All this springs into action when the doors open just after noon, and the Lobster’s first regular — a retired high school physical ed teacher — strolls in for his coffee and paper and fish lunch. O’Nan captures the mixture of boredom and professionalism, skill and improvisation that ripples through the kitchen. A retirement party swings through, and suddenly the crew is slammed, sending out orders as fast as they can. Just when they get on top of it, a hyperactive child begins throwing up his lunch.

In Down and Out in Paris and London, one of George Orwell’s coworkers famously barked, “What is restaurant work? You are carving a chicken and it falls on the floor. You apologize, you bow, you go out; and in five minutes you come back by another door — with the same chicken. This is restaurant work.” You won’t fund such rakish shenanigans at O’Nan’s Lobster. This is, after all, a corporate chain, which O’Nan reveals through the small details. Manny must calculate spillage down to the last ounce. Even the swizzle sticks will be recycled, sent back to some central processing plant and shipped out to one of Darden, Inc.’s many other establishments.

It’s impossible to miss the political angle of O’Nan’s story, which begins with two frontispiece quotations, one from a poem about unheralded workers, “never in a poem.” The other is a bite of statistics from, noting that in 2005 Darden Restaurants “raised its outlook and expects full year 2005 diluted net earnings per share growth in the range of 22% to 27%.” In other words, far away, at the barely visible end of a decision made to increase shareholder profits, there’s a room of workers like the cast of this novel, made to pack up, move on, or just go home, so people who never eat there can continue to make money.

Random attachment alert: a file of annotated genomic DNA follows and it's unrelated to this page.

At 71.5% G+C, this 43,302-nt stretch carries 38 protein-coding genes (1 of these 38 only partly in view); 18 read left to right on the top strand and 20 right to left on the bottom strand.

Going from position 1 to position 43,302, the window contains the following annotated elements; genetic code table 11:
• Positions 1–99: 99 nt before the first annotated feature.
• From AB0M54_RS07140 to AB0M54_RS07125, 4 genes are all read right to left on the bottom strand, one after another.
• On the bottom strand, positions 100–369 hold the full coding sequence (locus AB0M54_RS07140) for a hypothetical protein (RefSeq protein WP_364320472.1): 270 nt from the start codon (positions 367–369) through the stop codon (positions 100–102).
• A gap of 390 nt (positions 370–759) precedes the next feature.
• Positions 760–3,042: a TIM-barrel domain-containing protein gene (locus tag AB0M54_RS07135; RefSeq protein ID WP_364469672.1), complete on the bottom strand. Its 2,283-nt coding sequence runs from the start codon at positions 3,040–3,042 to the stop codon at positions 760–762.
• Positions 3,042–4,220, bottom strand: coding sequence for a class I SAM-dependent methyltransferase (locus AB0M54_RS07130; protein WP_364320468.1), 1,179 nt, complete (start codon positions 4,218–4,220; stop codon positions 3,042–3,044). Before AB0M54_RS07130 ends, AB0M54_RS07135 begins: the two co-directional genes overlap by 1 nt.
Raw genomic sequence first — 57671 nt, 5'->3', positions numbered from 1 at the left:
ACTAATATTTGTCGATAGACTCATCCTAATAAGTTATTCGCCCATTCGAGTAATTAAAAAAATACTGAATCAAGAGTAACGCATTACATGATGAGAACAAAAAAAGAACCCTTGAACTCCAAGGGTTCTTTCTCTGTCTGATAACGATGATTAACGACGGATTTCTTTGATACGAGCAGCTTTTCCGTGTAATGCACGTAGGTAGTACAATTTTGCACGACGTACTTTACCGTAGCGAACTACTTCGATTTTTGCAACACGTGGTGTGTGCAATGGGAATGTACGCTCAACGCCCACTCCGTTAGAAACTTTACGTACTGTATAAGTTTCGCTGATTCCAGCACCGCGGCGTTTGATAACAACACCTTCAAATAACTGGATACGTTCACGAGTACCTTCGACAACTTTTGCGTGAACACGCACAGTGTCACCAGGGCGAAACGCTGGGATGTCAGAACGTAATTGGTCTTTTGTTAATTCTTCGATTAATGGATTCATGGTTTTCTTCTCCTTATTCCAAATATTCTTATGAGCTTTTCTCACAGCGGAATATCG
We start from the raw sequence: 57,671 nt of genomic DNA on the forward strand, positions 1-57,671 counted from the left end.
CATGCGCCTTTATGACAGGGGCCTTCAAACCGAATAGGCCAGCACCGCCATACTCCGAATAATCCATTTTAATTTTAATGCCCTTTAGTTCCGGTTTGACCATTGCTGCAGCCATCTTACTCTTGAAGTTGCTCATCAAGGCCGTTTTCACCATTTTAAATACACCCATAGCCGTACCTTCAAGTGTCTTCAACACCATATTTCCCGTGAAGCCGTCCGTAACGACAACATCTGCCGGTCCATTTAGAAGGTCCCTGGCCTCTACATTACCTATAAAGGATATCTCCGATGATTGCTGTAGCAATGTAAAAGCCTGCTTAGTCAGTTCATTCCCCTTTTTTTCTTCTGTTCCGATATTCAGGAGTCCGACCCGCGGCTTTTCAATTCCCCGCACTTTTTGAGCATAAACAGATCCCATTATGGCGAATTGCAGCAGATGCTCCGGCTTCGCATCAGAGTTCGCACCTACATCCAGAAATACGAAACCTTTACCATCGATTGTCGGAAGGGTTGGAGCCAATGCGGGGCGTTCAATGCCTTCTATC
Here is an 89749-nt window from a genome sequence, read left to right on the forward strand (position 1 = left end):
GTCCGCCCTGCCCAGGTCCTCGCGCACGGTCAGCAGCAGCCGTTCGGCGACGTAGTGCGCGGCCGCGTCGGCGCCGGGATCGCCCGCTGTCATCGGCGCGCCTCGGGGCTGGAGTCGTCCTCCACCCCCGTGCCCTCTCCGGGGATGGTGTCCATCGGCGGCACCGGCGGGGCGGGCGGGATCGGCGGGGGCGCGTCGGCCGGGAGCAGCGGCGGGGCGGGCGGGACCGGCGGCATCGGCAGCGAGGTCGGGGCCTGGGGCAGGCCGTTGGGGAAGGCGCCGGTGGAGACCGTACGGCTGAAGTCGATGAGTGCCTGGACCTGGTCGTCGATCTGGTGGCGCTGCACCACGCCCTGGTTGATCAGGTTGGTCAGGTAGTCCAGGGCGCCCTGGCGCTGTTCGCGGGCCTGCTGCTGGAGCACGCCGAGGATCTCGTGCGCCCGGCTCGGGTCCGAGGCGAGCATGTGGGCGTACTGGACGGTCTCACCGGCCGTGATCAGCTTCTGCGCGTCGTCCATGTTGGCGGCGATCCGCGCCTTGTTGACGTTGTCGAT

This is not idle politicizing. Eighty percent of the U.S. economy comes from the service sector now, which means that in some ways, the restaurant novel is to today what Willa Cather’s and John Steinbeck’s novels were to America in the 1930s, ’40s, and ’50s. Kiran Desai set a large part of The Inheritance of Loss, her 2006 Booker Prize winner, in Indian restaurants in New York City. Monica Ali’s new novel will be set in a hotel restaurant kitchen in London. These are the places immigrants wind up shoulder-to-shoulder with the working poor when they are new to a country.

O’Nan doesn’t make too much fuss over the melting-pot around the All-Clad pots. He simply allows the differences between his characters to rise up through their voices. He’s more concerned with the dignity that can be gleaned from an honest day’s work, and the sorrow which descends, mercilessly and mindlessly, like the falling snow, when those jobs are taken away. In the novel’s saddest scene, Manny runs out across the street to the rapidly emptying mall to buy Deena a Christmas present from one of the remaining stores. “His mission is simple,” O’Nan writes. “Buy something she will love, and love him for buying.” It’s an impossible quest, but one that will get a little harder, the day after this novel closes.